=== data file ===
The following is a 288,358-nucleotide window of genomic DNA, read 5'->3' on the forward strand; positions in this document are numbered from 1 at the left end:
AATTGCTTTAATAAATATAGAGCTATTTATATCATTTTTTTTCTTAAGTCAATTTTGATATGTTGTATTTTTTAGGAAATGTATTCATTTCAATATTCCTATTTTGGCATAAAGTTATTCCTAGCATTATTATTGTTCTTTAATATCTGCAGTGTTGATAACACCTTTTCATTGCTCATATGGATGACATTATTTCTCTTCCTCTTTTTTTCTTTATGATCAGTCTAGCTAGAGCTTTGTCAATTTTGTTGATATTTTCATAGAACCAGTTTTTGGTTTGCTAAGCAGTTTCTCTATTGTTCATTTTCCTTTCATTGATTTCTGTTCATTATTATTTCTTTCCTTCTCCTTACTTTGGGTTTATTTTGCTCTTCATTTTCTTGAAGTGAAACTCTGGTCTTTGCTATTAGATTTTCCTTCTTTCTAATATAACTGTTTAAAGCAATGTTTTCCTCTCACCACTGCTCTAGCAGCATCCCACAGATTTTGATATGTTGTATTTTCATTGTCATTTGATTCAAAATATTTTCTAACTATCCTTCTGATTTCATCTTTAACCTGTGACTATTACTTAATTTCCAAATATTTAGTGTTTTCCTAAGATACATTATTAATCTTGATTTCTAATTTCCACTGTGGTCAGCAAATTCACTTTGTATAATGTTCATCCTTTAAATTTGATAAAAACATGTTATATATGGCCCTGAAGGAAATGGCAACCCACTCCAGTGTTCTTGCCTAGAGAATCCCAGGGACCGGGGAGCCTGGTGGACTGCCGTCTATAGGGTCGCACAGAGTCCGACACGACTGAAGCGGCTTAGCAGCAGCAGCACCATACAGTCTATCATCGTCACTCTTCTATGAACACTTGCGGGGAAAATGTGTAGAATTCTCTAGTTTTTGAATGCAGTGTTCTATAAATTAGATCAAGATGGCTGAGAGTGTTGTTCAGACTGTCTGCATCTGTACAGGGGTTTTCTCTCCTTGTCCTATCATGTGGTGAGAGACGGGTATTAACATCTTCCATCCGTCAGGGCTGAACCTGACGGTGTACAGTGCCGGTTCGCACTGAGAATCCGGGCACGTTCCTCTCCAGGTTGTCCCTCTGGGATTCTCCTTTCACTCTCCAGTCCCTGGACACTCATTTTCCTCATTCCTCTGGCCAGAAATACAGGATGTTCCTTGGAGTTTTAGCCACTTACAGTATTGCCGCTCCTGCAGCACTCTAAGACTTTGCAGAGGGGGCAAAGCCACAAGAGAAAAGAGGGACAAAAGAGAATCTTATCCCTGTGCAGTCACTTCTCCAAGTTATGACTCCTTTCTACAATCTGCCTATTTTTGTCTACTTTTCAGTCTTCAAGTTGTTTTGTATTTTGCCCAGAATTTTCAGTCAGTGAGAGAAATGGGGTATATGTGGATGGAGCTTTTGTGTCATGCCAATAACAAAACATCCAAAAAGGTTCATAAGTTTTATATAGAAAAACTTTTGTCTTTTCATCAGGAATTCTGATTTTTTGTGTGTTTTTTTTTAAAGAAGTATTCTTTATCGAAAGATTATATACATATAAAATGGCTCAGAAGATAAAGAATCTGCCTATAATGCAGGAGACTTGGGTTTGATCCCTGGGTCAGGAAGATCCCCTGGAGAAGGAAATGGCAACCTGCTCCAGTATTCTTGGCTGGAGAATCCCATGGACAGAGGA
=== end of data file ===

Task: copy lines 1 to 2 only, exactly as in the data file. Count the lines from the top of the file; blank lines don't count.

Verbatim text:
The following is a 288,358-nucleotide window of genomic DNA, read 5'->3' on the forward strand; positions in this document are numbered from 1 at the left end:
AATTGCTTTAATAAATATAGAGCTATTTATATCATTTTTTTTCTTAAGTCAATTTTGATATGTTGTATTTTTTAGGAAATGTATTCATTTCAATATTCCTATTTTGGCATAAAGTTATTCCTAGCATTATTATTGTTCTTTAATATCTGCAGTGTTGATAACACCTTTTCATTGCTCATATGGATGACATTATTTCTCTTCCTCTTTTTTTCTTTATGATCAGTCTAGCTAGAGCTTTGTCAATTTTGTTGATATTTTCATAGAACCAGTTTTTGGTTTGCTAAGCAGTTTCTCTATTGTTCATTTTCCTTTCATTGATTTCTGTTCATTATTATTTCTTTCCTTCTCCTTACTTTGGGTTTATTTTGCTCTTCATTTTCTTGAAGTGAAACTCTGGTCTTTGCTATTAGATTTTCCTTCTTTCTAATATAACTGTTTAAAGCAATGTTTTCCTCTCACCACTGCTCTAGCAGCATCCCACAGATTTTGATATGTTGTATTTTCATTGTCATTTGATTCAAAATATTTTCTAACTATCCTTCTGATTTCATCTTTAACCTGTGACTATTACTTAATTTCCAAATATTTAGTGTTTTCCTAAGATACATTATTAATCTTGATTTCTAATTTCCACTGTGGTCAGCAAATTCACTTTGTATAATGTTCATCCTTTAAATTTGATAAAAACATGTTATATATGGCCCTGAAGGAAATGGCAACCCACTCCAGTGTTCTTGCCTAGAGAATCCCAGGGACCGGGGAGCCTGGTGGACTGCCGTCTATAGGGTCGCACAGAGTCCGACACGACTGAAGCGGCTTAGCAGCAGCAGCACCATACAGTCTATCATCGTCACTCTTCTATGAACACTTGCGGGGAAAATGTGTAGAATTCTCTAGTTTTTGAATGCAGTGTTCTATAAATTAGATCAAGATGGCTGAGAGTGTTGTTCAGACTGTCTGCATCTGTACAGGGGTTTTCTCTCCTTGTCCTATCATGTGGTGAGAGACGGGTATTAACATCTTCCATCCGTCAGGGCTGAACCTGACGGTGTACAGTGCCGGTTCGCACTGAGAATCCGGGCACGTTCCTCTCCAGGTTGTCCCTCTGGGATTCTCCTTTCACTCTCCAGTCCCTGGACACTCATTTTCCTCATTCCTCTGGCCAGAAATACAGGATGTTCCTTGGAGTTTTAGCCACTTACAGTATTGCCGCTCCTGCAGCACTCTAAGACTTTGCAGAGGGGGCAAAGCCACAAGAGAAAAGAGGGACAAAAGAGAATCTTATCCCTGTGCAGTCACTTCTCCAAGTTATGACTCCTTTCTACAATCTGCCTATTTTTGTCTACTTTTCAGTCTTCAAGTTGTTTTGTATTTTGCCCAGAATTTTCAGTCAGTGAGAGAAATGGGGTATATGTGGATGGAGCTTTTGTGTCATGCCAATAACAAAACATCCAAAAAGGTTCATAAGTTTTATATAGAAAAACTTTTGTCTTTTCATCAGGAATTCTGATTTTTTGTGTGTTTTTTTTTAAAGAAGTATTCTTTATCGAAAGATTATATACATATAAAATGGCTCAGAAGATAAAGAATCTGCCTATAATGCAGGAGACTTGGGTTTGATCCCTGGGTCAGGAAGATCCCCTGGAGAAGGAAATGGCAACCTGCTCCAGTATTCTTGGCTGGAGAATCCCATGGACAGAGGA